In the wake of this summer's slaying of a Chinese USC graduate student near campus, dozens of Chinese parents who have children at the school packed a hotel conference room in Beijing this week seeking answers about university security as the academic year gets underway.
For USC, which has the most Chinese students of any university in the country, the stakes for its reputation are high. In fall 2013, the school had 3,689 Chinese students.
"USC is not passive in any way about safety and security," Katharine Harrington, vice president of admissions, told the Beijing gathering on Thursday. In addition to the Beijing briefing, the school held meetings in Shanghai and Hong Kong. David Carlisle, a senior campus public safety official, also attended the meetings.
Xinran Ji, a 24-year old engineering graduate student, was attacked near campus as he walked home from a study group late on July 24. Badly beaten, Ji managed to return to his apartment, where his roommate found his body the next morning.
Four teens have been charged with murder and are being held without bail until their next court hearing Sept. 24; the attack was apparently an attempted robbery. Two are eligible for the death penalty. They have pleaded not guilty.
Ji's death was the third killing of a Chinese student at USC in two years, after the shooting of engineering students Ying Wu and Ming Qu in 2012.
Harrington opened this week's meeting by telling the audience that Ji was not attacked because of his ethnicity or because he was a USC student. She detailed how the school is ramping up efforts to keep students safe, beginning with making safety education mandatory for new undergraduate and graduate students.
Among the measures in the works: Dedicated night patrols from both USC and the
But the crowd asked the university representatives to do more. A few parents said they were visiting USC at the time of the slaying and did not see any police or security guards on patrol.
Some showed up with their own list of suggestions to improve protection for students. Among the ideas: keeping a cafeteria open later into the night to discourage students from eating off campus. One parent requested that Chinese students be guaranteed four years of on-campus housing as they are "more vulnerable, relatively speaking."
As the meeting wore on, frustration began to mount as some attendees related incidents such as muggings and the theft of cellphones and bicycles. One woman was angry over how much her son is paying for rent and a parking space, and did not believe the university is paying enough attention to security in return.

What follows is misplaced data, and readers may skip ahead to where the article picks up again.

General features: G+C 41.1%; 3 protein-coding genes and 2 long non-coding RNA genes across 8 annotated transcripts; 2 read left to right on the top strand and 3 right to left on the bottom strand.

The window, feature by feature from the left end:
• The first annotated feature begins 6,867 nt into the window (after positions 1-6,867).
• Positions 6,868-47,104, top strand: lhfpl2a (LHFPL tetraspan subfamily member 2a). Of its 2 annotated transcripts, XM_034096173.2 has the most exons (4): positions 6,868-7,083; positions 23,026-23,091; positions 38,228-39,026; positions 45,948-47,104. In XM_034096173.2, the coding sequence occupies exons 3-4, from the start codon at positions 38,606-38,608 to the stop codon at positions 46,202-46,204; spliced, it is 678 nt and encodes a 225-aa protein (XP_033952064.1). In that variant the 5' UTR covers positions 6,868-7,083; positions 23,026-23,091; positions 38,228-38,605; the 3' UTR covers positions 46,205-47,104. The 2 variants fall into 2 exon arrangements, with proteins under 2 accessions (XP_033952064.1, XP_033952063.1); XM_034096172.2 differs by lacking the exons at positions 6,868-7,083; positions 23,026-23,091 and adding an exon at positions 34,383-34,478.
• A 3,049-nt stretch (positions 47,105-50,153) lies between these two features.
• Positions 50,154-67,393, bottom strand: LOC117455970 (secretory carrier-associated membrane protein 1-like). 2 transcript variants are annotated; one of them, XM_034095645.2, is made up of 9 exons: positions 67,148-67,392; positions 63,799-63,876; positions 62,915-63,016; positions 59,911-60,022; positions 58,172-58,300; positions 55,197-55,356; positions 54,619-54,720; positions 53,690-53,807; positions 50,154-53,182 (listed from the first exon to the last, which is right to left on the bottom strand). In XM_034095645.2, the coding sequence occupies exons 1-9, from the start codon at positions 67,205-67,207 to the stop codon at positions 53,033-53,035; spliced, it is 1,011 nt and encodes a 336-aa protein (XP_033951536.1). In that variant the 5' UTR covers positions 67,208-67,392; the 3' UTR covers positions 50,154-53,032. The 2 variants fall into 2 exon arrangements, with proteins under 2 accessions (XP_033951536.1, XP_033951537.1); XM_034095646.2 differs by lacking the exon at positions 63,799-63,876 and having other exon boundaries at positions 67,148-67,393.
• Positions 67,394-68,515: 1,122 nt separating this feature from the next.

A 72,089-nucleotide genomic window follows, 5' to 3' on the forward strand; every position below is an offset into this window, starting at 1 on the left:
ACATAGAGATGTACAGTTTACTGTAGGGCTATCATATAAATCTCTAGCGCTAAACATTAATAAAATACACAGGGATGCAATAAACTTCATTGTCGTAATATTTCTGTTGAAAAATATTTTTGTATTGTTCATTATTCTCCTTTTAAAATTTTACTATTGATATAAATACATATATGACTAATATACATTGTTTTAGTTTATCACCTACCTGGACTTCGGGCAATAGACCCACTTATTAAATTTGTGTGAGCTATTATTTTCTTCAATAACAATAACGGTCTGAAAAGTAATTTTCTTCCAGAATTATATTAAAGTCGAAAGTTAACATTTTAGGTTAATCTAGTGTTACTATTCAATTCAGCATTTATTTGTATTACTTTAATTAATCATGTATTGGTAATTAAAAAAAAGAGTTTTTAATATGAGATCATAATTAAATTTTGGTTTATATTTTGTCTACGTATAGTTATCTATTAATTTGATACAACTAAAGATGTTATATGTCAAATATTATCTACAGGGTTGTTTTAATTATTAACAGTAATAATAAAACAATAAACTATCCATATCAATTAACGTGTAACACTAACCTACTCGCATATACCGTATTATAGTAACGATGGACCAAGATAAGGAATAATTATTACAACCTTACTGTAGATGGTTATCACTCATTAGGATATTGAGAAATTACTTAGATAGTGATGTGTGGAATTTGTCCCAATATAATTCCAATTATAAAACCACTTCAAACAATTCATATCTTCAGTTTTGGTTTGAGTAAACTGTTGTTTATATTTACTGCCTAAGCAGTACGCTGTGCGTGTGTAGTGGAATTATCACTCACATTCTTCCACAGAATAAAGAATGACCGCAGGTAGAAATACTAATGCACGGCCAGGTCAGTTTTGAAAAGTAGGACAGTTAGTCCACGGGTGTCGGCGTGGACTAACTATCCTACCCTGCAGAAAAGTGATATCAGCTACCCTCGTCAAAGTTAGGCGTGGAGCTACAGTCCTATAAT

"I just don't believe that the university authorities pay enough attention, seriously enough, with the safety issues," she said. "I know USC has a very high reputation. I hope that the safety and security can match that high reputation."
While detailing the university's response, USC representatives also sought to stress the need for students to take some responsibility for their own safety.
"Living in Los Angeles or any big American city is probably very different than living in China," Harrington told the Beijing parents. "You can remind your children that safety is a partnership, and the choices they make are important, " she added, without elaboration.
These sentiments were echoed in an email sent out to parents Monday from USC President C. L. Max Nikias, which emphasized that "we must all take responsibility for our own safety by utilizing the resources available and making smart choices."
Joyce Chao, director of the USC representative office in Beijing, says that the school is beginning to see a cultural gap with newly arriving Chinese students that may have gone unnoticed before. Beijing and other Chinese cities have low rates of street crime compared with Los Angeles, and self-protective measures that might seem like common sense to Americans may not be evident to Chinese students.
"How do you help them realize there is a vulnerability after dark?" Chao said.
One parent said the main responsibility lies with the university.
"Of course we can do what you suggested – encouragement, or reminders. But there's a big-time difference, and we're thousands of miles away," the mother said. "The main responsibility indeed lies with the campus. You need to relate the knowledge well and provide efficient guidance."
Despite the enhanced security measures, USC representatives acknowledged that parents across the Pacific may still feel left in the dark. Information on safety resources that is publicly available, Chao said, may not find its way to concerned parents because it goes first to the students.
"In reality, the parents don't know what's going on," Harrington agreed. "The things [the parents] need to know we need to tell parents. We can't rely on students to tell them."
In response, USC is building a Chinese-language website and already has an account on WeChat , a mobile service that allows administrators to broadcast news and information to subscribers.
A few incoming students at the Beijing gathering expressed confidence that their collegiate experience would be a safe one.
David Yuan, 18, will attend USC starting in the spring semester and said he's not afraid. "I think it has nothing to do with the campus," he said.